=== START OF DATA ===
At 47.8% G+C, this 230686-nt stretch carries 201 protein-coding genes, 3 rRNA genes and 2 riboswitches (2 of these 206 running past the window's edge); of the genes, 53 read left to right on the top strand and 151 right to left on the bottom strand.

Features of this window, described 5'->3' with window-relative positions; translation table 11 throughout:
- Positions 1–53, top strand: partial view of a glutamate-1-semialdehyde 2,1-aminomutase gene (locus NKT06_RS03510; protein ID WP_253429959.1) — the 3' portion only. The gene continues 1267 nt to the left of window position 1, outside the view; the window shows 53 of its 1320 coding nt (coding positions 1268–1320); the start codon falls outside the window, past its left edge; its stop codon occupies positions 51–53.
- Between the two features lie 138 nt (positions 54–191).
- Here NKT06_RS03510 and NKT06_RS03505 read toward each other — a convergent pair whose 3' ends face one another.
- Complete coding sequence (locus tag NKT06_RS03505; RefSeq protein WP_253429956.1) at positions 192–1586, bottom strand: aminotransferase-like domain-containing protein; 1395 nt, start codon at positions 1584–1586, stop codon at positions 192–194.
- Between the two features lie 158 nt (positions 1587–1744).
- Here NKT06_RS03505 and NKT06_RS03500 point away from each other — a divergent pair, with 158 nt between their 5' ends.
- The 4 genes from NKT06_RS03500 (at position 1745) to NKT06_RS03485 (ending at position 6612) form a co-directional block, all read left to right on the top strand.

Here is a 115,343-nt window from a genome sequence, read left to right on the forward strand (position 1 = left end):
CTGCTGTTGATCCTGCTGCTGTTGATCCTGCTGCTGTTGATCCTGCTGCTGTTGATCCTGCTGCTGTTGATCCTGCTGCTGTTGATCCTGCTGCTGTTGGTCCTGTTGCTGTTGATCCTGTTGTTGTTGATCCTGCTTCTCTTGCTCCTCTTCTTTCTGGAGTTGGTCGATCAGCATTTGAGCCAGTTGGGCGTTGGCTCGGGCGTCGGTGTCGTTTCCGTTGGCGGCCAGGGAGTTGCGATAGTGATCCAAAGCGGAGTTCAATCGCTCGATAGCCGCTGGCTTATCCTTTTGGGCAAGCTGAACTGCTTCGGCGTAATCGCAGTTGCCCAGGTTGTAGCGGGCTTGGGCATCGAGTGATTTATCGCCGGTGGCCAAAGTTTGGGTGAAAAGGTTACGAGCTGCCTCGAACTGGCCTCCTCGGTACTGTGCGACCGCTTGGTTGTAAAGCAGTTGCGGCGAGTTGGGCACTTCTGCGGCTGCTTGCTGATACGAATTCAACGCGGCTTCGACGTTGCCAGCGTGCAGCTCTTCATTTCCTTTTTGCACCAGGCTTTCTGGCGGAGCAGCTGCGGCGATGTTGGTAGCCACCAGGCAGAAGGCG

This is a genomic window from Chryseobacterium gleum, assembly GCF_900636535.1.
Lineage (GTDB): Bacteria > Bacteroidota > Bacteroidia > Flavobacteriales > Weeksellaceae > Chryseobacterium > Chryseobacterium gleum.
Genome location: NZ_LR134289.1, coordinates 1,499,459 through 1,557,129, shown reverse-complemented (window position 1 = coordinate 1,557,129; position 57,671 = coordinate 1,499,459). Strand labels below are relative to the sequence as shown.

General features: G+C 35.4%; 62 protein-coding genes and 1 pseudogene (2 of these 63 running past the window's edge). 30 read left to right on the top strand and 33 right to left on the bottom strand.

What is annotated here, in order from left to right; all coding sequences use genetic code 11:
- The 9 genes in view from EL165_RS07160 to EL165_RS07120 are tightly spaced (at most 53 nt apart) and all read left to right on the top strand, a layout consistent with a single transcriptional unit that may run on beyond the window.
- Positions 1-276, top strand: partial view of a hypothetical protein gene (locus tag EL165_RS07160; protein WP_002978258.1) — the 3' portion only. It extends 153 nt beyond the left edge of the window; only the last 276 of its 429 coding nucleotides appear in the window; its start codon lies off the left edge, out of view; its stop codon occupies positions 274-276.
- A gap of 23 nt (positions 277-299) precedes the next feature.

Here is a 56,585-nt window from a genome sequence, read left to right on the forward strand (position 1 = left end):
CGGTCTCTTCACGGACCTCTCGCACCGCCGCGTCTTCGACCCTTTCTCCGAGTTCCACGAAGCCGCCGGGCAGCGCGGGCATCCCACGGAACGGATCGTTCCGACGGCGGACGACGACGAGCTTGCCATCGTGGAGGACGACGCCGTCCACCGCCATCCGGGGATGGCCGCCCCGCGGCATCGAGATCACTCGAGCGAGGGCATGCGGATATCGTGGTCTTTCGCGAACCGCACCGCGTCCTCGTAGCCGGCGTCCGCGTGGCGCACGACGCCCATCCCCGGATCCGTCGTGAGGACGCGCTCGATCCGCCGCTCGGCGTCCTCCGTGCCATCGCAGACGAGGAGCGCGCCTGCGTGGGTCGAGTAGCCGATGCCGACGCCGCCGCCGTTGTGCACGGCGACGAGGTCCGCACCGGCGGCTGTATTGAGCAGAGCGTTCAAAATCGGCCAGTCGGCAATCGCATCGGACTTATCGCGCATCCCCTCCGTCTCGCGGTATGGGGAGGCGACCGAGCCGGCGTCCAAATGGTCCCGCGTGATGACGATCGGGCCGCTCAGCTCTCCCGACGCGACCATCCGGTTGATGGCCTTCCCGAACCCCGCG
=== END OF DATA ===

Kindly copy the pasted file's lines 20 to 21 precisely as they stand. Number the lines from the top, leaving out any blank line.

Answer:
Here is a 56,585-nt window from a genome sequence, read left to right on the forward strand (position 1 = left end):
CGGTCTCTTCACGGACCTCTCGCACCGCCGCGTCTTCGACCCTTTCTCCGAGTTCCACGAAGCCGCCGGGCAGCGCGGGCATCCCACGGAACGGATCGTTCCGACGGCGGACGACGACGAGCTTGCCATCGTGGAGGACGACGCCGTCCACCGCCATCCGGGGATGGCCGCCCCGCGGCATCGAGATCACTCGAGCGAGGGCATGCGGATATCGTGGTCTTTCGCGAACCGCACCGCGTCCTCGTAGCCGGCGTCCGCGTGGCGCACGACGCCCATCCCCGGATCCGTCGTGAGGACGCGCTCGATCCGCCGCTCGGCGTCCTCCGTGCCATCGCAGACGAGGAGCGCGCCTGCGTGGGTCGAGTAGCCGATGCCGACGCCGCCGCCGTTGTGCACGGCGACGAGGTCCGCACCGGCGGCTGTATTGAGCAGAGCGTTCAAAATCGGCCAGTCGGCAATCGCATCGGACTTATCGCGCATCCCCTCCGTCTCGCGGTATGGGGAGGCGACCGAGCCGGCGTCCAAATGGTCCCGCGTGATGACGATCGGGCCGCTCAGCTCTCCCGACGCGACCATCCGGTTGATGGCCTTCCCGAACCCCGCG